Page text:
Punctuation AND Repunctuation

Joel C. Relihan, Associate Provost and Associate Professor of Classics
Lines from Lyons, the Wheaton Wire, February 9, 2011

I write with a certain formality regardless of medium. I have never sent an uncapitalized e-mail; on the rare occasions when I send a text message, that message contains no abbreviations; I enjoy consulting The Chicago Manual of Style. This all suggests an obsession with rules, or at least a conservative resistance to new media, but there is a profounder principle involved, and one that I would like to preach here: Punctuation creates thought. Punctuation may seem to be an arbitrary collection of nasty little rules designed to help teachers deflate their students’ self-esteem; the popular view of powerful writing is the immediate (that is to say, the unmediated) spilling of thoughts onto paper. But this is often only a spilling: messy, shapeless, capriciously broken by commas. You do not have thought unless you have structure, and structure is hierarchical: subordination is not just a grammatical term but also a logical one. Punctuation is revelatory. When you accept that the semicolon joins together two independent but related thoughts into a larger whole, you start to see that your own thoughts frequently arrive in pairs; when you understand how a colon can introduce a list of examples, that string of ideas in your head becomes an illustration of a larger principle.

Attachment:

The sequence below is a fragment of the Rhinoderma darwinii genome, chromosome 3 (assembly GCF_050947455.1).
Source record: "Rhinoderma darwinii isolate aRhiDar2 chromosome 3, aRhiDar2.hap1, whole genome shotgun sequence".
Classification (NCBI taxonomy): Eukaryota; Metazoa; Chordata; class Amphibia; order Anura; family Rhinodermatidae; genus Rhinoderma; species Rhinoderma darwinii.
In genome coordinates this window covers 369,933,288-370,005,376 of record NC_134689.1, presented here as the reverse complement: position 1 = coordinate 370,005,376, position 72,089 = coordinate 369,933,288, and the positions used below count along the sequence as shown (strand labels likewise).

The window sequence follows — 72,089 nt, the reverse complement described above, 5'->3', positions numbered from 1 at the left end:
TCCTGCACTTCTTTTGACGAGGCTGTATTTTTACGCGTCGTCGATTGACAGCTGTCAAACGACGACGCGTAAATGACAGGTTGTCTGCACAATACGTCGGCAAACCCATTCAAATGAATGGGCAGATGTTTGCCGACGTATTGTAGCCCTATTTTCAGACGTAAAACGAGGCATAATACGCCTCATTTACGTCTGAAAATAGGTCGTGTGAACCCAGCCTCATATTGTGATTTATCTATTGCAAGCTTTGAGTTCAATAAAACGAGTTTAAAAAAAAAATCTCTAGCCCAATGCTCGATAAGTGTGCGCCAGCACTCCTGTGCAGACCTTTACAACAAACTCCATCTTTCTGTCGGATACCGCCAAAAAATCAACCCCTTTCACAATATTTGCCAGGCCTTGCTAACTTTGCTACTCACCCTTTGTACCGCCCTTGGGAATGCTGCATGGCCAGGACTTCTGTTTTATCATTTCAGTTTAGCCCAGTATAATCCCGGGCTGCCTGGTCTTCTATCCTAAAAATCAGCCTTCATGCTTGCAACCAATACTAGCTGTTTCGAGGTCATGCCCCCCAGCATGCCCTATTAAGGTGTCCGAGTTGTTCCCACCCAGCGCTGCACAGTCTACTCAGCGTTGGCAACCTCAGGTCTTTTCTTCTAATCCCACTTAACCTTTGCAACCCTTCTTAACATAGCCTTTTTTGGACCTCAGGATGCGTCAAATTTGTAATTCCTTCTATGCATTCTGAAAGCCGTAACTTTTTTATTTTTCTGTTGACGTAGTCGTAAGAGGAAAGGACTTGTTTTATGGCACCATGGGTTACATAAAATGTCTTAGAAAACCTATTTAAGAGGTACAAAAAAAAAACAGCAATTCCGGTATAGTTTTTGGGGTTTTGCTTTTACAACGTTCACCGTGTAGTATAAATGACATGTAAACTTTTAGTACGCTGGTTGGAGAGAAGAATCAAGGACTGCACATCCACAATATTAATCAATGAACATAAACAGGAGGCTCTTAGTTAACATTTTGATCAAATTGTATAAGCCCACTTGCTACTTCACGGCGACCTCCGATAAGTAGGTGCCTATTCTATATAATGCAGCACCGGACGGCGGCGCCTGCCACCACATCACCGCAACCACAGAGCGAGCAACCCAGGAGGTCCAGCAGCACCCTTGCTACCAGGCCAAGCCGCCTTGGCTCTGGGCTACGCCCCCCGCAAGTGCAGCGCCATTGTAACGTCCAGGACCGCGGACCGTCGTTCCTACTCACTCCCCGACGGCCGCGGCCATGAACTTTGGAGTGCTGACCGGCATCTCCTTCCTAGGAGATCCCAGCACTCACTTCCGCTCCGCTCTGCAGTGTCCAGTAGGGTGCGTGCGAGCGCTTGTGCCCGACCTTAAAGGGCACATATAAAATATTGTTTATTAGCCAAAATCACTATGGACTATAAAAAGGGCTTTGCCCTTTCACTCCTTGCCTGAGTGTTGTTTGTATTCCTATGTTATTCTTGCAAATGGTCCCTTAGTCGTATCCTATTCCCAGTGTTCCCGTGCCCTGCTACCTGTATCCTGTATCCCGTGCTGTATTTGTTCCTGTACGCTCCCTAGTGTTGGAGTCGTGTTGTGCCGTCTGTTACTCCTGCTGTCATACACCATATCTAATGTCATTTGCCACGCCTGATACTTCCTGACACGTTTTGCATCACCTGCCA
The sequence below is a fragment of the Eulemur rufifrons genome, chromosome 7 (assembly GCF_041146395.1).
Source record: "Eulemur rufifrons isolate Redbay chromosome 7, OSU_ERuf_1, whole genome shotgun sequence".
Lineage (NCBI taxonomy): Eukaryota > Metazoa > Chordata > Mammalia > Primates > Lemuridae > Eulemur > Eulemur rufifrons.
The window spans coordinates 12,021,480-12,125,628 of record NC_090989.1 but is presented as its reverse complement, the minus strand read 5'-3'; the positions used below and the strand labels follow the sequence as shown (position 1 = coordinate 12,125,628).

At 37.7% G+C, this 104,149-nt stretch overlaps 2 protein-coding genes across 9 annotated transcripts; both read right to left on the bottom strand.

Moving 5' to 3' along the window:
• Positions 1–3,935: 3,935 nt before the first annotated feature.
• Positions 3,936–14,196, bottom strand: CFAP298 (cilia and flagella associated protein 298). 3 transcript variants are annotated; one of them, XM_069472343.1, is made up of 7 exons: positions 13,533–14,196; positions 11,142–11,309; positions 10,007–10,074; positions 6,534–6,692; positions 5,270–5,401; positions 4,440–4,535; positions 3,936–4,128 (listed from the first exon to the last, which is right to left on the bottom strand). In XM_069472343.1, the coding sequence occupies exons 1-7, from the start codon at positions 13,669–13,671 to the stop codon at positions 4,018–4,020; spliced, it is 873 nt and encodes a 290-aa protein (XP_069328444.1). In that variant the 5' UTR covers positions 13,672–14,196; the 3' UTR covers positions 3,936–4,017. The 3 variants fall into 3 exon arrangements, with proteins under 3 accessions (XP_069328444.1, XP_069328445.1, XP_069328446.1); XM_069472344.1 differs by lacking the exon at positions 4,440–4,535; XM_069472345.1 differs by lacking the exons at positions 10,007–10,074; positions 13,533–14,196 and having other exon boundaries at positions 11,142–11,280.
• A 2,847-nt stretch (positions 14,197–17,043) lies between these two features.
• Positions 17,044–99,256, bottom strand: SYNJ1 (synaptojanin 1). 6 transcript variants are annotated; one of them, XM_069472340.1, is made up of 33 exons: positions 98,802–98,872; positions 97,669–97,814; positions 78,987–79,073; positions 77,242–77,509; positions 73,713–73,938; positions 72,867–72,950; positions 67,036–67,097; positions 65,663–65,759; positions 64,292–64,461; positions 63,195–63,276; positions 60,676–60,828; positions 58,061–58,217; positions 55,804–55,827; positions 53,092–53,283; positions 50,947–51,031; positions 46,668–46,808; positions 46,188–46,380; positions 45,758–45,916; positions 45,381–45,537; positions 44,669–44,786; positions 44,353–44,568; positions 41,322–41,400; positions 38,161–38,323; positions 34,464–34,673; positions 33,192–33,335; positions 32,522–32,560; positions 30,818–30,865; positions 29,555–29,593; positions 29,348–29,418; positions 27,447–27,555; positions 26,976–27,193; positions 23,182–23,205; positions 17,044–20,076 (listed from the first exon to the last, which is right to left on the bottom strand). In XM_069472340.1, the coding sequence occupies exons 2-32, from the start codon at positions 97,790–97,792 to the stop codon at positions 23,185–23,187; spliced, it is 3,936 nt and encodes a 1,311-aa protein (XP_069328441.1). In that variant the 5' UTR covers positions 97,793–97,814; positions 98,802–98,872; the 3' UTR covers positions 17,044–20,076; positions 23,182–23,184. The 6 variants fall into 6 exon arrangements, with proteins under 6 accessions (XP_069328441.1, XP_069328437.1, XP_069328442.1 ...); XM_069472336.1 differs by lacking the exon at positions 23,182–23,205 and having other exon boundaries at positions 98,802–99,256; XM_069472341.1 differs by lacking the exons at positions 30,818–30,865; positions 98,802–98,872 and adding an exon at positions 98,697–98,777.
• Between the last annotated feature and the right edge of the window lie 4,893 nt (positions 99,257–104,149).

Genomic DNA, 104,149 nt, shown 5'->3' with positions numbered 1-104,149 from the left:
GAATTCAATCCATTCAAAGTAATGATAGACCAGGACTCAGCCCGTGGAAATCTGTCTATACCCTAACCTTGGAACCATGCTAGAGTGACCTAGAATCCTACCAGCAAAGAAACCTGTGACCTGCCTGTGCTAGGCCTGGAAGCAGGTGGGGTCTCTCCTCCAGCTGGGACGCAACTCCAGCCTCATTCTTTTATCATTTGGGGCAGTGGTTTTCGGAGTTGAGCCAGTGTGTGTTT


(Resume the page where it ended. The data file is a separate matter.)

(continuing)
Language is perhaps the greatest of all human inventions, and certainly the oldest; compared to it, punctuation is only a newcomer. But punctuation has its own history, and punctuation has increased in complexity as the world has, and as human beings have, increased in complexity: parentheses and square brackets, the em-dash and the ellipsis, the faddish interrobang; and now formatting is punctuation’s new frontier. Punctuation reveals to you the architecture of your own modern mind as well as the patterns of your own modern thought. Punctuation does not just clarify or disambiguate speech, a gift to your readers: it provides rhythm, patterns of emphasis, risings and fallings, to your thought; it insists that your ideas have a sophistication commensurate with the world you inhabit. Your thoughts are not a string of declarative clauses, uniform ducks in a row on the calm surface of your mind. You are deeper than you know.

Punctuation the process is the goal of punctuation the tool kit. Look at your words again, paragraph by paragraph, and repunctuate them; when you recombine your clauses you discover (that is, you uncover) your thoughts. It is punctuation more than anything else that allows you to see what the contents of your mind really are. Are there dangers here, of artificiality or of pretense? Certainly; I am myself accused of being overfond of the semicolon, and as a translator I have to grapple with the conflict between an author’s self-aware use of punctuation and my own. The process is not flawless. But you cannot meaningfully change your presentation until you know your own mind, and punctuation, both tool kit and process, is a precious key to that self-understanding.